• Support: If your hair loss is severe or you are worried you should always consult with a medical practitioner. If hair loss is worrying you there are several organisations that can help offer guidance and ideas.
10. Medical issues

Some medications can cause hair loss as a side-effect to treatment. Hair loss can also be due to a health issue.

Identifying the reason for hair loss or hair thinning can be a complex process. In relation to any medical issues you should always consult with your doctor. There are also organisations that can help with supportive ideas, products and in some cases help to diagnose the underlying cause of hair loss conditions.

If you know that the medication you are taking is likely to cause hair loss, such as some treatments for chemotherapy, then you can look at preventions and ways to manage how you look and feel.

As well as side effects to medicines sometimes hair loss can be a result of an underlying health issue or part of a natural process such as ageing. Changes or fluctuations in hormones such as male pattern baldness, female pattern baldness, and menopause or post pregnancy can all cause hair loss. Additionally some treatments such as radiotherapy to the scalp area may also cause hair loss. Your nurse or doctor should be able to advise you if hair loss may occur.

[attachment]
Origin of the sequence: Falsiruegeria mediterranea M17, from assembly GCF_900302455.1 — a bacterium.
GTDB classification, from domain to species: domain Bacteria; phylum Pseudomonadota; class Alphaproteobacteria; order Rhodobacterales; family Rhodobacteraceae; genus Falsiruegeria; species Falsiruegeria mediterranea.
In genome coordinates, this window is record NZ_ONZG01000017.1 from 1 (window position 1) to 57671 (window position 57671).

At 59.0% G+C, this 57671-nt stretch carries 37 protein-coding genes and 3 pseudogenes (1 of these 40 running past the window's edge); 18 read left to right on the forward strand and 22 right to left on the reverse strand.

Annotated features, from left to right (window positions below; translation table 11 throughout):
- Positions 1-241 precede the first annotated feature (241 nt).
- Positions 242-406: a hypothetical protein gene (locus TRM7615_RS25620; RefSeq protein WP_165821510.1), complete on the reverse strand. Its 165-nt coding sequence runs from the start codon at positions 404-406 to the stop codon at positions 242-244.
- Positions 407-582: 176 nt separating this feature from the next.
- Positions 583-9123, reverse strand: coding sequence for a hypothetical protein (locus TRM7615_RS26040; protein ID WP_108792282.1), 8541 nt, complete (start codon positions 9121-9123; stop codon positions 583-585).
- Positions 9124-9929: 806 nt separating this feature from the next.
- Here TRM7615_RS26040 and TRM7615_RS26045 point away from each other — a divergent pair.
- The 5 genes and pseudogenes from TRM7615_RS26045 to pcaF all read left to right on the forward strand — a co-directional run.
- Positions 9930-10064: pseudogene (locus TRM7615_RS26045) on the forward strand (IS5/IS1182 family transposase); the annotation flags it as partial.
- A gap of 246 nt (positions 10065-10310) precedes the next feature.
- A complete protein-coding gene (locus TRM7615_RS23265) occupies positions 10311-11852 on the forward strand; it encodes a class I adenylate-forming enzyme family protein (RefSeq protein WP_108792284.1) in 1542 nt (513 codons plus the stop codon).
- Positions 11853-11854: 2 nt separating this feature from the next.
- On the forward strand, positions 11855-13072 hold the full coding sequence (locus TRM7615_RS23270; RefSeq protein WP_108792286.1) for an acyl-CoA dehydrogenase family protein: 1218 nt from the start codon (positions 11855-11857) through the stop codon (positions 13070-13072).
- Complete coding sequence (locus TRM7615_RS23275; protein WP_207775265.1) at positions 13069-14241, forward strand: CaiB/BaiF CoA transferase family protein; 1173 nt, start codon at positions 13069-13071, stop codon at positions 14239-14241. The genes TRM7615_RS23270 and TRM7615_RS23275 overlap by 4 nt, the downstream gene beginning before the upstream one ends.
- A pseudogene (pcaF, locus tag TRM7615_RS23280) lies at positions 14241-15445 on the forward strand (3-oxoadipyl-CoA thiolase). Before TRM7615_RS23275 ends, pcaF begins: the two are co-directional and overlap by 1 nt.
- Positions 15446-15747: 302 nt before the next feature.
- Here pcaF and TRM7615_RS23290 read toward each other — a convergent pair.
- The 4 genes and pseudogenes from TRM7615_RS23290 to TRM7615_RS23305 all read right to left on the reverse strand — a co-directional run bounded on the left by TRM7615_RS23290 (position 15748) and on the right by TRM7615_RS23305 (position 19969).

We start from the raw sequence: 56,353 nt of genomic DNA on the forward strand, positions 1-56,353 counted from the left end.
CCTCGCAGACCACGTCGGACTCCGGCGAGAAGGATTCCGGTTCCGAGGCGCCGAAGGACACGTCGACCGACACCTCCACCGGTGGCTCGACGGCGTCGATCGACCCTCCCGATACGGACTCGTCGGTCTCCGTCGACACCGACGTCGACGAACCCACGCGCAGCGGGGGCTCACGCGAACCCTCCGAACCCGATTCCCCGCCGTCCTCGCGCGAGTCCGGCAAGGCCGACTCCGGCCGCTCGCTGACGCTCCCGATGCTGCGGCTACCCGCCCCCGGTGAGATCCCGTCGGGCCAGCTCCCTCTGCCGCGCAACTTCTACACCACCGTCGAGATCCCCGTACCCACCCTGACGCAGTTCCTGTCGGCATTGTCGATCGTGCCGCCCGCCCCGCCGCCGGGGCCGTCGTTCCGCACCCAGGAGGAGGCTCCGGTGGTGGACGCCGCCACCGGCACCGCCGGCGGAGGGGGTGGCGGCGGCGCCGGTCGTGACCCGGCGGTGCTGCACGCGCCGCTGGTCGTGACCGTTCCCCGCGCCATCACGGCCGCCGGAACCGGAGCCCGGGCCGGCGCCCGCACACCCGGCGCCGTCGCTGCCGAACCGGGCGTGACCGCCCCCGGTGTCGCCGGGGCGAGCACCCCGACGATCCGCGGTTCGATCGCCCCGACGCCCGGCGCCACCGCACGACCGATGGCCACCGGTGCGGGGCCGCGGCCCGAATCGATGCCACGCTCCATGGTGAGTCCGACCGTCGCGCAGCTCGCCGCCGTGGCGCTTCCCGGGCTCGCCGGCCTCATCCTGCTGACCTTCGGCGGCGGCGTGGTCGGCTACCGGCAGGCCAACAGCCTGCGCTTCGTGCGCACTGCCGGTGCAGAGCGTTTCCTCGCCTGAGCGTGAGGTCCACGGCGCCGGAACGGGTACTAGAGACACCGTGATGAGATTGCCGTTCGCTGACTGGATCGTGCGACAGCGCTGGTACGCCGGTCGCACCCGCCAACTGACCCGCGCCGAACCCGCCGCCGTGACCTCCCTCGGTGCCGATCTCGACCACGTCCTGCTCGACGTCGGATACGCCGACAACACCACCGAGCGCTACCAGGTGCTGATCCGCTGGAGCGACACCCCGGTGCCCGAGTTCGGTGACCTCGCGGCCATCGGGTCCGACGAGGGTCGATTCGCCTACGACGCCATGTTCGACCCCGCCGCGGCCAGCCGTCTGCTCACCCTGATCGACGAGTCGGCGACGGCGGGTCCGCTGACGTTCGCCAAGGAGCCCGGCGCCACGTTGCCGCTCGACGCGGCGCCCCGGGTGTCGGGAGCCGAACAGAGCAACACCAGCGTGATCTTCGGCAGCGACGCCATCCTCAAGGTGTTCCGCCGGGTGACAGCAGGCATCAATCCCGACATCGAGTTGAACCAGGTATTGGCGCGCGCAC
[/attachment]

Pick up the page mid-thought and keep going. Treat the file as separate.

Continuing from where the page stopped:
When it comes to underlying health issues some of the most common causes of hair thinning or hair loss are autoimmune conditions, overactive thyroid and nutritional deficiencies.

Sometimes the reason for hair loss can’t be explained, but this doesn’t mean that you can’t find ways to look your best. Whatever the reason there are many helpful ideas, products and organisations that can offer you support and help with your hair care regime. We are here to help you with everything you need for expert hair care.

  • Prevention: The most important part of preventing hair loss is understanding the underlying cause. You can then consider an appropriate form of prevention or a way to help manage hair thinning/loss and take care of new hair growth. Side effects to medication- Some prescription medications can cause hair to become brittle and fragile, or to thin and fall out. Chemotherapy is a common cause of hair loss. A prevention treatment known as scalp cooling can, in some cases help to prevent this side effect. Always speak to your doctor if you are worried about hair loss as a side effect to medications. Sometimes your doctor may be able to consider an effective treatment path that won’t cause you this additional concern. If your particular medication does note hair loss as a possible side-effect it can often be very difficult to identify whether or not you will be affected. Sometimes it can be the underlying cause of a health issue or natural process such as during menopause. Product regimes that help to balance and rejuvenate the growth stage of the hair growth cycle can be beneficial in trying to protect fragile hair that can cause hair thinning and hair loss.